MANILA - What was supposed to be the landmark of the 30th Southeast Asian Games in the Philippines has become the centerpiece of controversy in the host country days before the regional meet, as Filipino taxpayers question its P50-million price tag.
Metal bars and panes were pieced together to create a 50-meter high structure that would mark the opening of the regional competition, but inside the tower that held the cauldron was a hollow space ladened with gravel.
Metal ladders were attached to one side of the vertical structure. Its metal bolts and bearings still exposed to anyone who would enter the "symbolic" chamber.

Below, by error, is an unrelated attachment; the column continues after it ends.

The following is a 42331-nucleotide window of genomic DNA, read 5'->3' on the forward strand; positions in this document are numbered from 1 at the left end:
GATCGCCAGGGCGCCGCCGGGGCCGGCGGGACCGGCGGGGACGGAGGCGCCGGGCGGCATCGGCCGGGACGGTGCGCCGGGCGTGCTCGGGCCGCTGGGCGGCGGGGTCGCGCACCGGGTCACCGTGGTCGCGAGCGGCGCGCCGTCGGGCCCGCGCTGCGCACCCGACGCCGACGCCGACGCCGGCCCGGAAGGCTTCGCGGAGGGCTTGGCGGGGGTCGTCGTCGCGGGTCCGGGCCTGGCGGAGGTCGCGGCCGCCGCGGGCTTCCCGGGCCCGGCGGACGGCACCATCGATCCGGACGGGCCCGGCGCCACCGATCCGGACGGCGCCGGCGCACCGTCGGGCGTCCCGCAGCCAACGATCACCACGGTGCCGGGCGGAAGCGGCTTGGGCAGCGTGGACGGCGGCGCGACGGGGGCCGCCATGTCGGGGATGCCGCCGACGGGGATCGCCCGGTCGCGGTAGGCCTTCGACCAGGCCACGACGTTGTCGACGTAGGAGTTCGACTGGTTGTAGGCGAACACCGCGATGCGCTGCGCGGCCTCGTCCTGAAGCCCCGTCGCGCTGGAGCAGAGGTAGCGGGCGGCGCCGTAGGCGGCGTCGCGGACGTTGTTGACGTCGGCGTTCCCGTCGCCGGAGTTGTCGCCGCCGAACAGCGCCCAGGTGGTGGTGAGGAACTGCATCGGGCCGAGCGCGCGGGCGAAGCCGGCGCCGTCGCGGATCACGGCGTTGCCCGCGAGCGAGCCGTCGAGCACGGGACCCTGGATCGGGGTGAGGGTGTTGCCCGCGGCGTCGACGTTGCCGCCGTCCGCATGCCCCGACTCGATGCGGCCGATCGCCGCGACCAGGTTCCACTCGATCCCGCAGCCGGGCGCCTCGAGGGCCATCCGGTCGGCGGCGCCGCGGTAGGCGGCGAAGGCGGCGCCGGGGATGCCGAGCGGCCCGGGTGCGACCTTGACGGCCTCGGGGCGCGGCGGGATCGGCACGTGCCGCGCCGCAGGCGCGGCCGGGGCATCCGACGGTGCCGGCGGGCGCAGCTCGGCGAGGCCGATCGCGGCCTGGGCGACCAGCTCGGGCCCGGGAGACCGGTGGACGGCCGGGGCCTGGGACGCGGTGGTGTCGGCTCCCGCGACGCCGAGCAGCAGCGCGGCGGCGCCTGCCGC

The government spent some P18 million for a "mechanism" that would keep the game's symbolic flame burning for 11 days, House Speaker Alan Peter Cayetano, who also chairs the Philippine Southeast Asian Games Organizing Committee (PHISGOC), earlier said.
Organizers have yet to clarify if the contraption was meant to be installed inside the cauldron's hollow space.
The government also shelled out some P7 million for the design and construction of the main cauldron, among the last pieces of national artist for architecture Francisco "Bobby" Mañosa before he passed away in February 2019.
Some P17 million was earmarked for the development of the structure's site.
Cayetano had said constructing the cauldron was "not excessive."
"Ang cauldron ay isang monumento. Isa itong simbolo. Isa itong work of art. Ito ay isang requirement sa lahat ng games because it symbolizes the games’ competition, spirit," Cayetano earlier said.
Senate Majority Leader Franklin Drilon said he will seek a Senate inquiry after the games end next month to probe how organizers spent taxpayers' money.